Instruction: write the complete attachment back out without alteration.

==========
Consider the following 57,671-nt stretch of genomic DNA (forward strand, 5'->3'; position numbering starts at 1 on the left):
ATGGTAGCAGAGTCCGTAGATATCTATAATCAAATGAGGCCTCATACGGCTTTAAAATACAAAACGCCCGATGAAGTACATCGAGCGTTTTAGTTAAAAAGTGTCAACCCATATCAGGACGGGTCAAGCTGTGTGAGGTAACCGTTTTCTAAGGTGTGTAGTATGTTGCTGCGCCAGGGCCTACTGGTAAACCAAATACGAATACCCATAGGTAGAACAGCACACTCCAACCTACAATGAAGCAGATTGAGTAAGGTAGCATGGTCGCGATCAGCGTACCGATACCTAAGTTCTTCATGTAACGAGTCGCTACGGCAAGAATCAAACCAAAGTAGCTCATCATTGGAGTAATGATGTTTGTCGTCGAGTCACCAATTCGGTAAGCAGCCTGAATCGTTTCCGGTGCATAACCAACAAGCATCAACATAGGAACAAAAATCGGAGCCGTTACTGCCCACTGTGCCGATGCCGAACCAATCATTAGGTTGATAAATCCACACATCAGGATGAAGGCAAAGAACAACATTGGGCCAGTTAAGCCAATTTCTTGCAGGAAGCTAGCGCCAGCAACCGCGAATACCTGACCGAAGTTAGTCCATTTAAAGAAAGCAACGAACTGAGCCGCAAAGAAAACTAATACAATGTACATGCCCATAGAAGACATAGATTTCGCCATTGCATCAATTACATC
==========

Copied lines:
Consider the following 57,671-nt stretch of genomic DNA (forward strand, 5'->3'; position numbering starts at 1 on the left):
ATGGTAGCAGAGTCCGTAGATATCTATAATCAAATGAGGCCTCATACGGCTTTAAAATACAAAACGCCCGATGAAGTACATCGAGCGTTTTAGTTAAAAAGTGTCAACCCATATCAGGACGGGTCAAGCTGTGTGAGGTAACCGTTTTCTAAGGTGTGTAGTATGTTGCTGCGCCAGGGCCTACTGGTAAACCAAATACGAATACCCATAGGTAGAACAGCACACTCCAACCTACAATGAAGCAGATTGAGTAAGGTAGCATGGTCGCGATCAGCGTACCGATACCTAAGTTCTTCATGTAACGAGTCGCTACGGCAAGAATCAAACCAAAGTAGCTCATCATTGGAGTAATGATGTTTGTCGTCGAGTCACCAATTCGGTAAGCAGCCTGAATCGTTTCCGGTGCATAACCAACAAGCATCAACATAGGAACAAAAATCGGAGCCGTTACTGCCCACTGTGCCGATGCCGAACCAATCATTAGGTTGATAAATCCACACATCAGGATGAAGGCAAAGAACAACATTGGGCCAGTTAAGCCAATTTCTTGCAGGAAGCTAGCGCCAGCAACCGCGAATACCTGACCGAAGTTAGTCCATTTAAAGAAAGCAACGAACTGAGCCGCAAAGAAAACTAATACAATGTACATGCCCATAGAAGACATAGATTTCGCCATTGCATCAATTACATC